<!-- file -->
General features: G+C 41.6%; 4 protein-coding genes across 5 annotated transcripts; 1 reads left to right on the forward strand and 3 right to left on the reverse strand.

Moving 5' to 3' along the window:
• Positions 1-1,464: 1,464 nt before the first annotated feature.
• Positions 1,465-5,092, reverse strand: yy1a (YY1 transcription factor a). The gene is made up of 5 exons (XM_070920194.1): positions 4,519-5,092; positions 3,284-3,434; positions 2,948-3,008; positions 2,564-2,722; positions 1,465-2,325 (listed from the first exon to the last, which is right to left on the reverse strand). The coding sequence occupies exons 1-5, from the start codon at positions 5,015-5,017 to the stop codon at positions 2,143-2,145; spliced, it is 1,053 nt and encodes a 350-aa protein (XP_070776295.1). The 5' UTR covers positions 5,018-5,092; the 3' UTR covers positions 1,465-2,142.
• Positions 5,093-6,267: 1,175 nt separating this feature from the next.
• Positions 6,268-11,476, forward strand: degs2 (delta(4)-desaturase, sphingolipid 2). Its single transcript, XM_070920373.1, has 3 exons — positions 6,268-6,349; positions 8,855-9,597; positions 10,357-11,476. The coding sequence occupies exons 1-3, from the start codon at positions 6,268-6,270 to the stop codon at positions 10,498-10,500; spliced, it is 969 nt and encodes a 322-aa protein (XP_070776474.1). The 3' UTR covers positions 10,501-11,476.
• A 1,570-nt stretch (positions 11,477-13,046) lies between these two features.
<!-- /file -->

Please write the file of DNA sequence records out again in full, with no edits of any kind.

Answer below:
General features: G+C 41.6%; 4 protein-coding genes across 5 annotated transcripts; 1 reads left to right on the forward strand and 3 right to left on the reverse strand.

Moving 5' to 3' along the window:
• Positions 1-1,464: 1,464 nt before the first annotated feature.
• Positions 1,465-5,092, reverse strand: yy1a (YY1 transcription factor a). The gene is made up of 5 exons (XM_070920194.1): positions 4,519-5,092; positions 3,284-3,434; positions 2,948-3,008; positions 2,564-2,722; positions 1,465-2,325 (listed from the first exon to the last, which is right to left on the reverse strand). The coding sequence occupies exons 1-5, from the start codon at positions 5,015-5,017 to the stop codon at positions 2,143-2,145; spliced, it is 1,053 nt and encodes a 350-aa protein (XP_070776295.1). The 5' UTR covers positions 5,018-5,092; the 3' UTR covers positions 1,465-2,142.
• Positions 5,093-6,267: 1,175 nt separating this feature from the next.
• Positions 6,268-11,476, forward strand: degs2 (delta(4)-desaturase, sphingolipid 2). Its single transcript, XM_070920373.1, has 3 exons — positions 6,268-6,349; positions 8,855-9,597; positions 10,357-11,476. The coding sequence occupies exons 1-3, from the start codon at positions 6,268-6,270 to the stop codon at positions 10,498-10,500; spliced, it is 969 nt and encodes a 322-aa protein (XP_070776474.1). The 3' UTR covers positions 10,501-11,476.
• A 1,570-nt stretch (positions 11,477-13,046) lies between these two features.